The Interactive Advertising Bureau, a trade group made up of publishers, portals, ad networks, and others, also said it welcomes new ad formats that allow for more creative ads. "It's a great step," says Sherrill Mane, senior VP of industry service for the IAB, which among other things sets online ad unit guidelines.
Still, the formats face a number of challenges. For one, they take over more of the page, and in a potentially interruptive way for the user. If they annoy more than they engage, such ads could backfire.
Perhaps even more important, marketers hesitate to use ad formats unless they're widely adopted. The fact that so many premium online publishers are promising to offer them does help. "That sounds like critical mass," says Andy Atherton, at Brand.net, chief operating officer at Brand.net, an ad network devoted to brand ads.
But because wide use matters, some ad industry leaders question the wisdom of limiting the formats to sale by just the OPA's publishers, which could slow adoption as an industry-wide standard. And despite recent talk among some online publishers about how standard online ad formats have helped ad networks make commodities out of ad space, standardization ultimately is key. Advertisers and agencies simply don't have the resources to do even more versions of ads for the same campaigns, since they're already spreading those resources across traditional media, Web sites, social networks, and mobile devices.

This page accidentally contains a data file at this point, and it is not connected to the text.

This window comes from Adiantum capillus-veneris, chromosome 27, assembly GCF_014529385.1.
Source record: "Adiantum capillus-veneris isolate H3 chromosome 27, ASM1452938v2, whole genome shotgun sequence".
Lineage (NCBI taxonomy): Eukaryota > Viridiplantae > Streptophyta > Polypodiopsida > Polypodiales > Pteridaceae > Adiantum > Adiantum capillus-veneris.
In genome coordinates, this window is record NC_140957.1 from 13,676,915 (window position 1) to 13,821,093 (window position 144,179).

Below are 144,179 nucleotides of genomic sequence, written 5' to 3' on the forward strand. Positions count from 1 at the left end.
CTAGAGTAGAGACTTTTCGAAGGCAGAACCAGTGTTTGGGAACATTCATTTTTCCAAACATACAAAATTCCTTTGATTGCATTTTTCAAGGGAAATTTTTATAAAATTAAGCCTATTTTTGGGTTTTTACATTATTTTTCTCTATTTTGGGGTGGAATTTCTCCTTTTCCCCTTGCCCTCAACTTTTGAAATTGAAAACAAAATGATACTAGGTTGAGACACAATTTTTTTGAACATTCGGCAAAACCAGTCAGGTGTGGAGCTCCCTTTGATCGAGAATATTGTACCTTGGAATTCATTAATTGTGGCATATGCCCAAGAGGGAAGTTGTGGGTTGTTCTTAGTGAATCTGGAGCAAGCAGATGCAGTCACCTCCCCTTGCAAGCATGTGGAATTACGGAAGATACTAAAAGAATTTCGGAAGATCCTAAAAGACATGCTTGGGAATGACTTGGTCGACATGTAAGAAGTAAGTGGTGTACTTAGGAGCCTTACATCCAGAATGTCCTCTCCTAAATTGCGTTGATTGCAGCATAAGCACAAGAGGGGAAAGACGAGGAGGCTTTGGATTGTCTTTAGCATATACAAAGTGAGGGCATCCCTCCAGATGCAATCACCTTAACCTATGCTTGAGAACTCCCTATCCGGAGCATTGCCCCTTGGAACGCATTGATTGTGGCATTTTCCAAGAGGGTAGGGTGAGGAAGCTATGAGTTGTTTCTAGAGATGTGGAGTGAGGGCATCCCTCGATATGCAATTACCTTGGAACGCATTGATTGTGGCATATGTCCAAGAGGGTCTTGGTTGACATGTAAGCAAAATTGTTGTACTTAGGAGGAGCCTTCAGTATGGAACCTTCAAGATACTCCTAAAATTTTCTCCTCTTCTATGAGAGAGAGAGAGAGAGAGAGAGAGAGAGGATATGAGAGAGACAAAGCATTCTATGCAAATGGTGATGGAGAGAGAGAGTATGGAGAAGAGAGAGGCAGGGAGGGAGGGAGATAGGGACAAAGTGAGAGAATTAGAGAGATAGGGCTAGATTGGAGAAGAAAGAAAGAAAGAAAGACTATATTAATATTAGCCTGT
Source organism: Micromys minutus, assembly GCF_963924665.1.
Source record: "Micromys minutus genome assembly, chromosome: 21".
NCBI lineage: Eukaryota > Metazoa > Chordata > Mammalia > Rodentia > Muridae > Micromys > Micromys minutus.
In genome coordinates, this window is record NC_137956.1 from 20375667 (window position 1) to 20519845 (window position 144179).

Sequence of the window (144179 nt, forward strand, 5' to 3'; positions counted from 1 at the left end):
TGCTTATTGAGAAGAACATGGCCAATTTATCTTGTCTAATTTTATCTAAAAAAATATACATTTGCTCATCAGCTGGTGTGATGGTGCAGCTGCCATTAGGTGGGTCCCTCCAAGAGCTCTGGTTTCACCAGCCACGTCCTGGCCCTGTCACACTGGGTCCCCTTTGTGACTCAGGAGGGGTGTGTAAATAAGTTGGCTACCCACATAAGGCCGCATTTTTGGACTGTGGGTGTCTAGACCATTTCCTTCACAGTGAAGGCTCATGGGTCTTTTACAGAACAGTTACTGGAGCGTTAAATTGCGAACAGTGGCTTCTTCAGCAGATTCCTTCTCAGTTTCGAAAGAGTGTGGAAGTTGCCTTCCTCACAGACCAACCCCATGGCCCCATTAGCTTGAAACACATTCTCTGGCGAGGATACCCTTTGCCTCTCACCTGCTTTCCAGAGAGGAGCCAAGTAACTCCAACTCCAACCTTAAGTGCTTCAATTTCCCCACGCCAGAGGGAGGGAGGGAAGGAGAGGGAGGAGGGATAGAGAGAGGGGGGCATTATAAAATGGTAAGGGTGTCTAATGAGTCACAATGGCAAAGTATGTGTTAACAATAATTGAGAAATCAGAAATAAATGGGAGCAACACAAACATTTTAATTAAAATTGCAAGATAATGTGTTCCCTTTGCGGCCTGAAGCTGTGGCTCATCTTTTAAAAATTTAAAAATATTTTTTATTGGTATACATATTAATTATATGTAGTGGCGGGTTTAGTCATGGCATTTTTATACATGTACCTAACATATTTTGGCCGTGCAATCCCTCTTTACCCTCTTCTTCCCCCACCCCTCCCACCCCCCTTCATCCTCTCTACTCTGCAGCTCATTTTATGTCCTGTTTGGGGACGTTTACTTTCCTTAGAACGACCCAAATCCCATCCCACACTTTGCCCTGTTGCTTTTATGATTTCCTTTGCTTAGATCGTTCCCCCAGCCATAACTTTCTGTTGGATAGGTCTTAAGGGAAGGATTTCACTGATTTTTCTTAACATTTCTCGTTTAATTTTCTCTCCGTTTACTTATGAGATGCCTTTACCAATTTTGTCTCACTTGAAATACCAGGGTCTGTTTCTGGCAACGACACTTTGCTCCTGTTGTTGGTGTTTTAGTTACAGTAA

In any case, the ads will have to show rapid and measurable success to catch on widely. Just how that success will be measured remains unclear. OPA President Pam Horan says publishers hope to use traditional brand-awareness measures, though the association isn't yet specifying what those will be. Marketers, who have grown accustomed to measuring results increasingly with clicks, will want to know before they go whole-hog for the ads.
Nisenholtz clearly views the ads as something that will set premium publishers apart from other sites. "The whole purpose of this is to map the quality of the creative (ad) to the quality of the sites," he says. "Part of the problem is that much of the Web is a sewer."
Yes, he actually said that. And while a lot of people rightfully would argue that what's a sewer is in the eye of the beholder, his brushoff of the rest of the Web doesn't negate the larger point: There's a burning need for new forms of online advertising that go beyond the click to give advertisers more flexible, creative ways to engage with potential customers. If the OPA's formats work, that will be a good thing for publishers, advertisers, and users alike.
The only mystery is why the industry hasn't done this sooner. It's probably because online advertising was growing fast enough until recently that few sites needed to. But with the second dot-com bust looming ahead, they sure do now.